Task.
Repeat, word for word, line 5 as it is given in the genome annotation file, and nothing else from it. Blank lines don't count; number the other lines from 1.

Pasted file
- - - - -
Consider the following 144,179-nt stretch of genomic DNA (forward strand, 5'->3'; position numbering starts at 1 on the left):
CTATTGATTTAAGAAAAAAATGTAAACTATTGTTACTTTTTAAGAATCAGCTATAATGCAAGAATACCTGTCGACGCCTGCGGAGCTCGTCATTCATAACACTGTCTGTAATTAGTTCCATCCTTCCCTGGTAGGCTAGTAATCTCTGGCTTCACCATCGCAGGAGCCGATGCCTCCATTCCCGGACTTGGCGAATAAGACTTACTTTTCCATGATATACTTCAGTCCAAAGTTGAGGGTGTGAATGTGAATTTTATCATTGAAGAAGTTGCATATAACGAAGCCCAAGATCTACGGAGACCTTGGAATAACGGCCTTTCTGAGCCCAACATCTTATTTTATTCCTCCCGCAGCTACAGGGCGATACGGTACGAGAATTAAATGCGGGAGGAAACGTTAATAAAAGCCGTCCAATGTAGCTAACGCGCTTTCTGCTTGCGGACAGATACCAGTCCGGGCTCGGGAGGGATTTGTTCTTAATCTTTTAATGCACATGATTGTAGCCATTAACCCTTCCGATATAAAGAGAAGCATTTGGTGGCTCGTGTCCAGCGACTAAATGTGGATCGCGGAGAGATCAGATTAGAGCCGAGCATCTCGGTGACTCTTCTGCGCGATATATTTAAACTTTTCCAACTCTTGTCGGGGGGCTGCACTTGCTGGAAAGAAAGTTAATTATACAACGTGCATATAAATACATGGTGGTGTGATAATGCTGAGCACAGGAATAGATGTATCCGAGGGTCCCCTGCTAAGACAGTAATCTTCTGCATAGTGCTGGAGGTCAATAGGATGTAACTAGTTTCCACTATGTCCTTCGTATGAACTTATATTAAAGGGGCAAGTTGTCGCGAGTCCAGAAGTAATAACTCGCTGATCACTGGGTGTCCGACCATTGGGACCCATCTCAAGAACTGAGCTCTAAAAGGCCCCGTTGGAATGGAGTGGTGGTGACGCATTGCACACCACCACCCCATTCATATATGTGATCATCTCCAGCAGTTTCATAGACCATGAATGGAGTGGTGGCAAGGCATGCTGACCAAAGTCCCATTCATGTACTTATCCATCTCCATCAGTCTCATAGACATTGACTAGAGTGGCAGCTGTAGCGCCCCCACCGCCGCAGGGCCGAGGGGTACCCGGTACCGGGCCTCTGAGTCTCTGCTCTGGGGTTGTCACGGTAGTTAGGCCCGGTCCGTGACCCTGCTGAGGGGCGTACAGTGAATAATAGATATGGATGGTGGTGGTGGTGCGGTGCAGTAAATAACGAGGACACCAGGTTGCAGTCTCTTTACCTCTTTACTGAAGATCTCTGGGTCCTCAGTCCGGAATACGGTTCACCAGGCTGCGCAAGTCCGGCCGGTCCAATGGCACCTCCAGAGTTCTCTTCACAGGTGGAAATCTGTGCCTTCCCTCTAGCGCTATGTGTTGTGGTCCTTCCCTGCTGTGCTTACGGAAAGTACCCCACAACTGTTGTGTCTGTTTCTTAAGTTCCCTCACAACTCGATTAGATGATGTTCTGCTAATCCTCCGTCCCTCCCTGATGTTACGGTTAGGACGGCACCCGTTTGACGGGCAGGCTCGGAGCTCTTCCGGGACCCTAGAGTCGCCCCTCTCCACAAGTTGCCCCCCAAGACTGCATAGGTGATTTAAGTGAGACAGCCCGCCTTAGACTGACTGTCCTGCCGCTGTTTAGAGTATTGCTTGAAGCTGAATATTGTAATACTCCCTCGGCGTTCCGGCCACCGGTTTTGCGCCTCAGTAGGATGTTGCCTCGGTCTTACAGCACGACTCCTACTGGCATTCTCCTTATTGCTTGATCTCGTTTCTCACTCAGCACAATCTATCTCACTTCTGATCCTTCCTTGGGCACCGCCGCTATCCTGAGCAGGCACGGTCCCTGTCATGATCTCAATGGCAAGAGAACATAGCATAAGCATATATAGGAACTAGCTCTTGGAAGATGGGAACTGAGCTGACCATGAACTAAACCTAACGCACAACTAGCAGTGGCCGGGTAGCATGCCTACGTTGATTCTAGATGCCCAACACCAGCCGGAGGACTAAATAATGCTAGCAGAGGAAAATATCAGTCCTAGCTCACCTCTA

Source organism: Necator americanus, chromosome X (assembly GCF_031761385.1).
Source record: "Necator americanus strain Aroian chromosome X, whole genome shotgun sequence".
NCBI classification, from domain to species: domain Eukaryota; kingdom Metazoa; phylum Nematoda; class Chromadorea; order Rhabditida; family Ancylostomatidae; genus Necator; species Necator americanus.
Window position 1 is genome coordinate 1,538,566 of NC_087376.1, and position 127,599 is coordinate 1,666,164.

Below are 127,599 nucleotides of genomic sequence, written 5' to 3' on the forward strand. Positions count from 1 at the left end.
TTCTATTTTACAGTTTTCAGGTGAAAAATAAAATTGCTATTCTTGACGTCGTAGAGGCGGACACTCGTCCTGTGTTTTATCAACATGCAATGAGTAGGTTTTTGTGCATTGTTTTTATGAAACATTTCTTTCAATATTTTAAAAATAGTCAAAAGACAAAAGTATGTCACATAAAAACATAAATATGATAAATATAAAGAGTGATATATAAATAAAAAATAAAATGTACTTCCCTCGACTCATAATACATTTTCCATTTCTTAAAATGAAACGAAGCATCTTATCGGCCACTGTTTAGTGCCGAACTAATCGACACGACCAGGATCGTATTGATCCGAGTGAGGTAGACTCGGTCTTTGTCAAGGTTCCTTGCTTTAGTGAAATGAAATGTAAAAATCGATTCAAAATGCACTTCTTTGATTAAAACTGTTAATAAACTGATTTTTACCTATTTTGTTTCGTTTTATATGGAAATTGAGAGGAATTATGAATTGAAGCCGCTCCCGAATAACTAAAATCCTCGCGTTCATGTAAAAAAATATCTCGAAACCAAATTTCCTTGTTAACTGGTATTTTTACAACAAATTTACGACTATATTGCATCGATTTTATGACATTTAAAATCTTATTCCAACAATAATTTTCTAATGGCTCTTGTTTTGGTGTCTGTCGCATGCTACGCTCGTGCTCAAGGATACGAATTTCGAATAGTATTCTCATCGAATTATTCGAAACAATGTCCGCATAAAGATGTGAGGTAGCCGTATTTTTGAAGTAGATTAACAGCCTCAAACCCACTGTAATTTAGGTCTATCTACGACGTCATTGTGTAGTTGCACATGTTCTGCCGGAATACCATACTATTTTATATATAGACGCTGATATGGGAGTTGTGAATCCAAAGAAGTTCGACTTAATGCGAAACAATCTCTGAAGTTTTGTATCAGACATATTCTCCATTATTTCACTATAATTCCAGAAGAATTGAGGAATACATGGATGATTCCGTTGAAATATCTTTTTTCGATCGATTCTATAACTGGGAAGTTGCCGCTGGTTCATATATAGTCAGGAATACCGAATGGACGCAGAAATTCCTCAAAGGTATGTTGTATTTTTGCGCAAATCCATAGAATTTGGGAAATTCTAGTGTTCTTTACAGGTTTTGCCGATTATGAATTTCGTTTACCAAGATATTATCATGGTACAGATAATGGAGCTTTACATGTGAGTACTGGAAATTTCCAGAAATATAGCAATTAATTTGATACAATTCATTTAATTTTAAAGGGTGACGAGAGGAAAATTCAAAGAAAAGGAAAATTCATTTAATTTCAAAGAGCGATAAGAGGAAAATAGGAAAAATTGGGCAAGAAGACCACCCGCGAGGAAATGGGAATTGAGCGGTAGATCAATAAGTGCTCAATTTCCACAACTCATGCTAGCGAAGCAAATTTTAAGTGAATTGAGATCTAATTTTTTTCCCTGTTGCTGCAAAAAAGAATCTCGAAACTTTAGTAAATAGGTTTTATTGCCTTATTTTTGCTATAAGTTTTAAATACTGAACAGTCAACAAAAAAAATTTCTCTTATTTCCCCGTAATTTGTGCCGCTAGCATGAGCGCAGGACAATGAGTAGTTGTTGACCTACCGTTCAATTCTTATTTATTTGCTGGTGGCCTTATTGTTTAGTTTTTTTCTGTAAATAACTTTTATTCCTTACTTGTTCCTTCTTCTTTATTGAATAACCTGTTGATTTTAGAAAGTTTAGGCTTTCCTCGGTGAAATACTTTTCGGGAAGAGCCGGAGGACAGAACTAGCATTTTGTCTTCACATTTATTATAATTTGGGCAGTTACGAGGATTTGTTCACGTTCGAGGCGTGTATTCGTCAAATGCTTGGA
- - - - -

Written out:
NCBI classification, from domain to species: domain Eukaryota; kingdom Metazoa; phylum Nematoda; class Chromadorea; order Rhabditida; family Ancylostomatidae; genus Necator; species Necator americanus.